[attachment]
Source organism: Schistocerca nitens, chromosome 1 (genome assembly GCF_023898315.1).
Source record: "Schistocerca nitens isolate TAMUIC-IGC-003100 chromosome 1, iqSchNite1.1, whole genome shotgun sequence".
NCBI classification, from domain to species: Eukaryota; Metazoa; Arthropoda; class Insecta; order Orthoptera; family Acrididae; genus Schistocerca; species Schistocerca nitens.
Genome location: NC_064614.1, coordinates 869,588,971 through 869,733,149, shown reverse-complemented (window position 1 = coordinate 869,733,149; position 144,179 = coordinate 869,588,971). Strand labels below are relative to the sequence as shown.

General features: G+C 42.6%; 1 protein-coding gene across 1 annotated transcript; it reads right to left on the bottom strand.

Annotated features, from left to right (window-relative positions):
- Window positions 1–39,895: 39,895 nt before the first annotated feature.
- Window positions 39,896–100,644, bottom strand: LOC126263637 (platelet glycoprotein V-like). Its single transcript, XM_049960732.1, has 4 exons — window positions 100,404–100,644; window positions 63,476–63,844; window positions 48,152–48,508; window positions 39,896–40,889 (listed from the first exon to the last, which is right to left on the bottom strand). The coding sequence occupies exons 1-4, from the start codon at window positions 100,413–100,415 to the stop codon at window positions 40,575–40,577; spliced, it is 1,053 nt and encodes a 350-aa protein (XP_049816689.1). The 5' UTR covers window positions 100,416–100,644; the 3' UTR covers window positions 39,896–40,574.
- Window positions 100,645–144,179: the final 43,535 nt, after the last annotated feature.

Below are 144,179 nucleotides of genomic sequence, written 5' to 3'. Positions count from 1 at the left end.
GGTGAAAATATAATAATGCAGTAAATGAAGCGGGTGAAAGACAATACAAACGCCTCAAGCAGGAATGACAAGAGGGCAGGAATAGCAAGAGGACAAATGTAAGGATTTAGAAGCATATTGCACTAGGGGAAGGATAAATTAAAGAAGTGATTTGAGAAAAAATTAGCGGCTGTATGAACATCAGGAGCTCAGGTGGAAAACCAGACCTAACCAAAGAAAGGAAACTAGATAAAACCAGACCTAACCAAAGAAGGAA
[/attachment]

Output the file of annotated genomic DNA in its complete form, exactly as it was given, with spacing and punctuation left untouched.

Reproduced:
Source organism: Schistocerca nitens, chromosome 1 (genome assembly GCF_023898315.1).
Source record: "Schistocerca nitens isolate TAMUIC-IGC-003100 chromosome 1, iqSchNite1.1, whole genome shotgun sequence".
NCBI classification, from domain to species: Eukaryota; Metazoa; Arthropoda; class Insecta; order Orthoptera; family Acrididae; genus Schistocerca; species Schistocerca nitens.
Genome location: NC_064614.1, coordinates 869,588,971 through 869,733,149, shown reverse-complemented (window position 1 = coordinate 869,733,149; position 144,179 = coordinate 869,588,971). Strand labels below are relative to the sequence as shown.

General features: G+C 42.6%; 1 protein-coding gene across 1 annotated transcript; it reads right to left on the bottom strand.

Annotated features, from left to right (window-relative positions):
- Window positions 1–39,895: 39,895 nt before the first annotated feature.
- Window positions 39,896–100,644, bottom strand: LOC126263637 (platelet glycoprotein V-like). Its single transcript, XM_049960732.1, has 4 exons — window positions 100,404–100,644; window positions 63,476–63,844; window positions 48,152–48,508; window positions 39,896–40,889 (listed from the first exon to the last, which is right to left on the bottom strand). The coding sequence occupies exons 1-4, from the start codon at window positions 100,413–100,415 to the stop codon at window positions 40,575–40,577; spliced, it is 1,053 nt and encodes a 350-aa protein (XP_049816689.1). The 5' UTR covers window positions 100,416–100,644; the 3' UTR covers window positions 39,896–40,574.
- Window positions 100,645–144,179: the final 43,535 nt, after the last annotated feature.

Below are 144,179 nucleotides of genomic sequence, written 5' to 3'. Positions count from 1 at the left end.
GGTGAAAATATAATAATGCAGTAAATGAAGCGGGTGAAAGACAATACAAACGCCTCAAGCAGGAATGACAAGAGGGCAGGAATAGCAAGAGGACAAATGTAAGGATTTAGAAGCATATTGCACTAGGGGAAGGATAAATTAAAGAAGTGATTTGAGAAAAAATTAGCGGCTGTATGAACATCAGGAGCTCAGGTGGAAAACCAGACCTAACCAAAGAAAGGAAACTAGATAAAACCAGACCTAACCAAAGAAGGAA